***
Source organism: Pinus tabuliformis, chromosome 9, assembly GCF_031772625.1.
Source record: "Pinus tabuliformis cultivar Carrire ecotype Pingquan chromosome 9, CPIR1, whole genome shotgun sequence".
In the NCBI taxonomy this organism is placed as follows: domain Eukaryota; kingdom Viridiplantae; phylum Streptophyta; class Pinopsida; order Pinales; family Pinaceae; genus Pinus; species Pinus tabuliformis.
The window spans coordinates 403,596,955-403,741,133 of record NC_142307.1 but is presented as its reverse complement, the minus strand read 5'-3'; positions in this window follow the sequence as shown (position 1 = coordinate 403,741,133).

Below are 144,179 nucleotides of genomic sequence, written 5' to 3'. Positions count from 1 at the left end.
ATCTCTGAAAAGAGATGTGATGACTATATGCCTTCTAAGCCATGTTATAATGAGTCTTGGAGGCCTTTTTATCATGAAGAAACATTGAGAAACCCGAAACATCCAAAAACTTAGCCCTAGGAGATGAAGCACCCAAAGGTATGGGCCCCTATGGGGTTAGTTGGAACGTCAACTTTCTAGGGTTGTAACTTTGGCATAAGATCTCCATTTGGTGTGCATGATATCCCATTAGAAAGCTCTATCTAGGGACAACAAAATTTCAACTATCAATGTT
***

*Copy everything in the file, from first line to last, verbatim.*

Source organism: Pinus tabuliformis, chromosome 9, assembly GCF_031772625.1.
Source record: "Pinus tabuliformis cultivar Carrire ecotype Pingquan chromosome 9, CPIR1, whole genome shotgun sequence".
In the NCBI taxonomy this organism is placed as follows: domain Eukaryota; kingdom Viridiplantae; phylum Streptophyta; class Pinopsida; order Pinales; family Pinaceae; genus Pinus; species Pinus tabuliformis.
The window spans coordinates 403,596,955-403,741,133 of record NC_142307.1 but is presented as its reverse complement, the minus strand read 5'-3'; positions in this window follow the sequence as shown (position 1 = coordinate 403,741,133).

Below are 144,179 nucleotides of genomic sequence, written 5' to 3'. Positions count from 1 at the left end.
ATCTCTGAAAAGAGATGTGATGACTATATGCCTTCTAAGCCATGTTATAATGAGTCTTGGAGGCCTTTTTATCATGAAGAAACATTGAGAAACCCGAAACATCCAAAAACTTAGCCCTAGGAGATGAAGCACCCAAAGGTATGGGCCCCTATGGGGTTAGTTGGAACGTCAACTTTCTAGGGTTGTAACTTTGGCATAAGATCTCCATTTGGTGTGCATGATATCCCATTAGAAAGCTCTATCTAGGGACAACAAAATTTCAACTATCAATGTT